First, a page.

PREFACE: The difficulty with recurring holy days within the church’s calendar is that even relatively new ministers such as myself quickly go through the set readings for the day after only a few years. And while Scripture’s capacity to provide new insights and fresh perspectives from old readings is inexhaustible, I still think it’s advisable to “lie fallow” every now and then and try a different tack. So this year I thought I’d preach about the significance of the day itself, instead of addressing myself to a particular reading. Hopefully, this approach worked!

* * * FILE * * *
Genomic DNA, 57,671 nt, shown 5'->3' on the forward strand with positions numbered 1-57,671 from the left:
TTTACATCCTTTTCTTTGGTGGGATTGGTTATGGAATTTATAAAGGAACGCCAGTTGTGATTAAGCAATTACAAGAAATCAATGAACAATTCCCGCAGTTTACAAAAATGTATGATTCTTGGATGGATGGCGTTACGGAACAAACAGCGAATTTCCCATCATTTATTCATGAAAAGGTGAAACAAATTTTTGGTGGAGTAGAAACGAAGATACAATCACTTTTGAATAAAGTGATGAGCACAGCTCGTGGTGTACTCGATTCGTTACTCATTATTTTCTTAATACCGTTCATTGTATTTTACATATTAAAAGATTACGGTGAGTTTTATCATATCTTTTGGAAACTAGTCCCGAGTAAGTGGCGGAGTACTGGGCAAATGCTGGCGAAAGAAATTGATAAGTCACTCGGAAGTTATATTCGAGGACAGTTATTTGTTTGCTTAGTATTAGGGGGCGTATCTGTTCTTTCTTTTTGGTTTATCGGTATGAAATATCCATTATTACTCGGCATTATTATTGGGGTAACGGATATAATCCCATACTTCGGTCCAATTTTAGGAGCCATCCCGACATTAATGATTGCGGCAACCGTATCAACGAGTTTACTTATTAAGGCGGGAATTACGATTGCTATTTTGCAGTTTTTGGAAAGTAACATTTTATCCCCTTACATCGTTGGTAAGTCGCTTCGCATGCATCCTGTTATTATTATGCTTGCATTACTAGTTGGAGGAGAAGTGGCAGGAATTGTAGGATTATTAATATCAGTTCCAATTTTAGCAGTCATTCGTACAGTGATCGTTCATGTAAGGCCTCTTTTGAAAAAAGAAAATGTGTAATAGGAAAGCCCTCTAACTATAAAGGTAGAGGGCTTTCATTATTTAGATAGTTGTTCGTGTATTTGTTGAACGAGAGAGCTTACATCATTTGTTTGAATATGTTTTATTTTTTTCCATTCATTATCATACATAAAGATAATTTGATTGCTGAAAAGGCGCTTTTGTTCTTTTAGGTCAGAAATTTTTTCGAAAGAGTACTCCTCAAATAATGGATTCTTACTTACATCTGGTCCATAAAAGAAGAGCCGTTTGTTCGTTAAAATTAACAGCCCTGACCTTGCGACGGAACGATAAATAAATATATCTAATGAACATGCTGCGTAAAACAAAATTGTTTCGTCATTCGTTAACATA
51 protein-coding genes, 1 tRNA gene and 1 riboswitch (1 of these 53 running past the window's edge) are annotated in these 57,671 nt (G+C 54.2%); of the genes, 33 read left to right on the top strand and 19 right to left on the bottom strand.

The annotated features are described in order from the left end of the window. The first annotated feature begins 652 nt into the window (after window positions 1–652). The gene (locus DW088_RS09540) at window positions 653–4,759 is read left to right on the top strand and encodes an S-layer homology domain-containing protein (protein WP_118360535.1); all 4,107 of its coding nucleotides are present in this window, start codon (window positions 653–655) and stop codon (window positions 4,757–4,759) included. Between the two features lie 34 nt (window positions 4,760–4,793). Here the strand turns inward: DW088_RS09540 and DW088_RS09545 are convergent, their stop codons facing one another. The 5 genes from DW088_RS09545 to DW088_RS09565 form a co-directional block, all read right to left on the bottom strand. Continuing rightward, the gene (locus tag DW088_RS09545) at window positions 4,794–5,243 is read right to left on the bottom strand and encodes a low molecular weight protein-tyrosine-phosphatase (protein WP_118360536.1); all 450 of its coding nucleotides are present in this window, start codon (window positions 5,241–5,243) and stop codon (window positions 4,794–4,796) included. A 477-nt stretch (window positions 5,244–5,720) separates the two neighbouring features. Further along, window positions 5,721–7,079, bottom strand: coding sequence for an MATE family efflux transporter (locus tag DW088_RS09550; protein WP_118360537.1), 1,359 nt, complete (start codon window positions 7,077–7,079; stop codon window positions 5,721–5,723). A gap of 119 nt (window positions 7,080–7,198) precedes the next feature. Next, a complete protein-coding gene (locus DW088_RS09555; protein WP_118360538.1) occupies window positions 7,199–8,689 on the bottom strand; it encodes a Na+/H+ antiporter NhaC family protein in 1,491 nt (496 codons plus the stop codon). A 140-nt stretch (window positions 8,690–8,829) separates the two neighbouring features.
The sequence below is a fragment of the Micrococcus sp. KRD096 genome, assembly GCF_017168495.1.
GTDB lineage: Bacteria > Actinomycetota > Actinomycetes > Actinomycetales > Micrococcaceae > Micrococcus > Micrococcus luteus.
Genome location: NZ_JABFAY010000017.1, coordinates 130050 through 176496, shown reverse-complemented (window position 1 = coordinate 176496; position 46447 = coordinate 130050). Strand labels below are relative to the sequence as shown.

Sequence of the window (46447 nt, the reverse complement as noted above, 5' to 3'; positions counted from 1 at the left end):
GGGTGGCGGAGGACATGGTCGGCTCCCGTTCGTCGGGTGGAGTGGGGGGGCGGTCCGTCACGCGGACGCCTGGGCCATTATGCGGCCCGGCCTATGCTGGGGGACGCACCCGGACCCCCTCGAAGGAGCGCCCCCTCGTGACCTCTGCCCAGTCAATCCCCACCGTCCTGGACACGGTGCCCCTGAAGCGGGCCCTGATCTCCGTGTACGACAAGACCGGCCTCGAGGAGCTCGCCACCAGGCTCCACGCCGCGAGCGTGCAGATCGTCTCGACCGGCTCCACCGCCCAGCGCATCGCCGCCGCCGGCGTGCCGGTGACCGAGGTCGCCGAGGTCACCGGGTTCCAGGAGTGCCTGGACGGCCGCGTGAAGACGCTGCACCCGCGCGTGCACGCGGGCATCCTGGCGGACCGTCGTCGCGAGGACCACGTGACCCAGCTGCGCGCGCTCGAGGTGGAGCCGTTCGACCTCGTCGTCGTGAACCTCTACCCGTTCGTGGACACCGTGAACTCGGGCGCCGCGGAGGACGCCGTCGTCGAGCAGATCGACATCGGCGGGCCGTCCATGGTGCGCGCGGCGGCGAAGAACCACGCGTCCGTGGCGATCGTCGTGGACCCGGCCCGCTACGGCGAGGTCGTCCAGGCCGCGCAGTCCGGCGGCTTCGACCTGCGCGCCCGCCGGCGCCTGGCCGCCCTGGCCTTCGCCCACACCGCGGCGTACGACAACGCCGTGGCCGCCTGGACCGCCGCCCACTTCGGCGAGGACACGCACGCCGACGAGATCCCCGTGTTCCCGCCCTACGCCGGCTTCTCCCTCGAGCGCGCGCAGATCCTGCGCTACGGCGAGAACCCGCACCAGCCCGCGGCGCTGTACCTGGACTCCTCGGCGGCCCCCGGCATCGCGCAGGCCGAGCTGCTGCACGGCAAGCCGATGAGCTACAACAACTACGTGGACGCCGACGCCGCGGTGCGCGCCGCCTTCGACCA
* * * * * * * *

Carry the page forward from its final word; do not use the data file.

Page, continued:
I have, on a previous occasion, mentioned the fact that developmental psychologists know that a child is developing empathy when that child learns how to successfully tease other children. It’s an insight that sounds too counter-intuitive to be true – afterall, empathy is a good thing, right? But psychologists know that empathy is very much a double-edged sword: being the capacity to understand matters from another person’s perspective, to “stand in their shoes”, as it were, and see things from their point of view, empathy can be used for good or for ill. So, for example, in order for a child to successfully tease another child, the child doing the teasing needs to see the world through their victim’s eyes, to understand their weak points and sensitivities so that the teasing strikes home with maximum effect. And though we mightn’t realize it, it is precisely through the use of empathy that con-artists and confidence tricksters manipulate and defraud their victims. Continue reading “Trinity Sunday: A Sermon”